After weeks of bewilderment, W. Frank Peacock, MD, finally solved the mystery of one of his so-called frequent fliers in the Emergency Department.
At the time, Dr. Peacock was vice chair, Emergency Medicine, at the Cleveland Clinic. Every Monday morning, week after week, a local pastor would show up with symptoms of possible heart failure. It turned out that every Sunday evening, the pastor attended his church’s community dinner, where duty compelled him to try every last casserole. “He ended up with a salt load every Sunday night, and every Monday morning we’d see him,” recalls Dr. Peacock, who’s now professor, associate chair, and research director for Emergency Medicine at Baylor College of Medicine, Houston.
Would that all heart failure cases could be handled by telling patients to avoid Protestant potlucks. As it turns out, heart failure cases—never simple to begin with—now have a new, potentially costly wrinkle. Last fall, the CMS began cracking down on hospitals with higher than expected 30-day readmission rates for heart failure (as well as for acute myocardial infarction and pneumonia). That has launched among clinicians and administrators fresh scrutiny of how well HF is managed, from diagnosis to guiding therapy to risk stratification.
“It’s a topic of intense discussion just about anywhere you go, because it is a major cost center,” says Alan Wu, PhD. “I think in the very near future, with pay-for-performance in the new health care initiative, this is going to be even bigger. If you have really high readmission rates, your reimbursements might be affected,” says Dr. Wu, professor, laboratory medicine, University of California, San Francisco, and laboratory director, Clinical Chemistry Laboratory, San Francisco General Hospital.
While it may not be a lab issue right now, it will be in the very near future, says Dr. Peacock. “Every hospital administrator is scared to death of this,” he says. Their concern has trickled down to emergency medicine and cardiology physicians, with the lab not far behind.
Readmissions historically haven’t been closely tracked, explains Dr. Peacock, because no one felt personally responsible if a patient returned. Likewise, no one felt the sting financially.
That’s now changing. Readmission rates are now serious business, emphasis on the business. Some hospitals are turning with new enthusiasm to old measures, while others are looking at new measures to reduce rates. In both scenarios, biomarkers might be important, with clinicians looking at new uses for standard markers as well as searching for novel ones.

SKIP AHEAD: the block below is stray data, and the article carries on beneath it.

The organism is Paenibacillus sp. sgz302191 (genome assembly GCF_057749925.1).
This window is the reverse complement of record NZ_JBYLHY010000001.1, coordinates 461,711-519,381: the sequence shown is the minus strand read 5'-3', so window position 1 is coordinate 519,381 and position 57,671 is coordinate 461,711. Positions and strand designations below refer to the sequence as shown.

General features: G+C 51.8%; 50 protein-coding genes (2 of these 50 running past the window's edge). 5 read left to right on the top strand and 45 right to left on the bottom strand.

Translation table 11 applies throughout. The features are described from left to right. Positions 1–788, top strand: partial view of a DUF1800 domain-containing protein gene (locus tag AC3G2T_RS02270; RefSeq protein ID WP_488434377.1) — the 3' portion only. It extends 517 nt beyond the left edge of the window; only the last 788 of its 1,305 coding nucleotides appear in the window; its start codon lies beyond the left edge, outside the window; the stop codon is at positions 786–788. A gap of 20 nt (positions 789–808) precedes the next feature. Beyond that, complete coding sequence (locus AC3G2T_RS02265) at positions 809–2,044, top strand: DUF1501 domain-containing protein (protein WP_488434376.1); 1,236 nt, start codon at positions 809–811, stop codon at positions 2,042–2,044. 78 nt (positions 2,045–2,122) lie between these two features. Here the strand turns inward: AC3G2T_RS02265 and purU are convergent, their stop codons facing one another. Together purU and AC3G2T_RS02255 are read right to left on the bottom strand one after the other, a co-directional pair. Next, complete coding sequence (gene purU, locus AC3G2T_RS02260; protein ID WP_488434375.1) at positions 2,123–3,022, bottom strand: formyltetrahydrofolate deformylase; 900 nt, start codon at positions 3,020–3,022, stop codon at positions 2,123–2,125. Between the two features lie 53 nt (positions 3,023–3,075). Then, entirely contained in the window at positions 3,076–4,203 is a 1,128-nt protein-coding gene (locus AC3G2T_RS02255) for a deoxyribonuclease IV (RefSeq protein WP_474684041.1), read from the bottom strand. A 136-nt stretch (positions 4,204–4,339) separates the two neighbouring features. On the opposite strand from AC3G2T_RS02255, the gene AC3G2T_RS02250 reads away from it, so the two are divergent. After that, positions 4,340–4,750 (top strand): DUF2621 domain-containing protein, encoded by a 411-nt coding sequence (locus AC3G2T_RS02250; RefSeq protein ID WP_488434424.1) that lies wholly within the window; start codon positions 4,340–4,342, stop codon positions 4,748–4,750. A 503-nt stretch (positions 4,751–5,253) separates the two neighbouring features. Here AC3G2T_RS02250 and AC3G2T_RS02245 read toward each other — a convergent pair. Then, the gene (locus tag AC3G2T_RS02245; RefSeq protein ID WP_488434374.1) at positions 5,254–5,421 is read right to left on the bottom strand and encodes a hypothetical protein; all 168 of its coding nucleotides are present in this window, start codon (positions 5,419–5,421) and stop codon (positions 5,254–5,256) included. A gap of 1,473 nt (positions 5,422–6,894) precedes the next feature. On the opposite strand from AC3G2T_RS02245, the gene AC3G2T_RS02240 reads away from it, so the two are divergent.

All these efforts come with a catch, however. With so little emphasis placed on heart failure readmissions in the past, physicians have precious little data to guide them. “We’ve never really looked at what predicts 30-day outcome,” Dr. Peacock says.
They’re starting to find out.
Even the number 30 is a little shaky. In general, readmission is worse than nonreadmission. But if a patient does return for care, it’s not always the fault of the hospital, says Adam Singer, MD, professor and vice chair for research, Department of Emergency Medicine, Stony Brook (NY) University. Heart patients can be notoriously hard to manage, and mortality rate for heart failure is high—almost 50 percent within two years. “These are sick patients,” says Dr. Singer.
Heart failure therapies haven’t advanced much in recent years, he continues. Yes, biomarkers have improved, as has physicians’ understanding of the disease.
But treatments themselves are treading water. There have been plenty of hopefuls, says Dr. Singer, including nesiritide and other endothelial receptor antagonists as well as other novel therapies, but when tested they’ve failed to show clinical benefit. “It’s been disappointing. I’m not sure how we expect, all of a sudden, we’re going to do much better in managing heart failure patients, when the armamentarium hasn’t shifted much.”
Dr. Peacock sees 30 days as a marker of who’s sick. Patients who have more visits die at a higher rate than those who don’t, he says. “After your fourth revisit, you’re probably going to die really soon.” And the sickest people come back soonest, he says.
But why not 29 days, or 31 days, or even 60 days, when 58 percent of readmissions occur (O’Connor CM, et al. Am Heart J. 2010;159:841–849)? “You have to pick something,” says Peter Pang, MD, associate chief and associate professor, emergency medicine, and associate professor, medicine, Northwestern University Feinberg School of Medicine, Chicago. “Do I think it’s the best? Not necessarily. Do I think it’s a place to start? I do.” Noting the lack of success in improving heart failure outcomes in the last decade, he says, “You can clearly see why they had to start somewhere.”
To Dr. Singer, the 30-day mark is arbitrary. “There’s no evidence that that means the patient was mismanaged and that there was an error. You could have patients who were managed well, but that’s the nature of the disease. Some people have severe disease and are very brittle.” In some cases, he posits, it might even be better for patients to have several one- or two-day admissions over a month than one two-week stay.
That lines up with the longstanding approach of focusing on shorter length of stay. DRGs, says Dr. Peacock, encourage hospitals to move sick people out the door. And if they came back, hospitals “simply bill them another DRG.” Little wonder, he says, that the CMS is now focusing on readmissions—it’s the next logical step financially.
But improving heart failure outcomes—or, to be precise, lowering readmission rates—is a problem without a clear answer. In fact, it’s hard to figure out where to start looking, the result of which is hospitals are looking almost everywhere.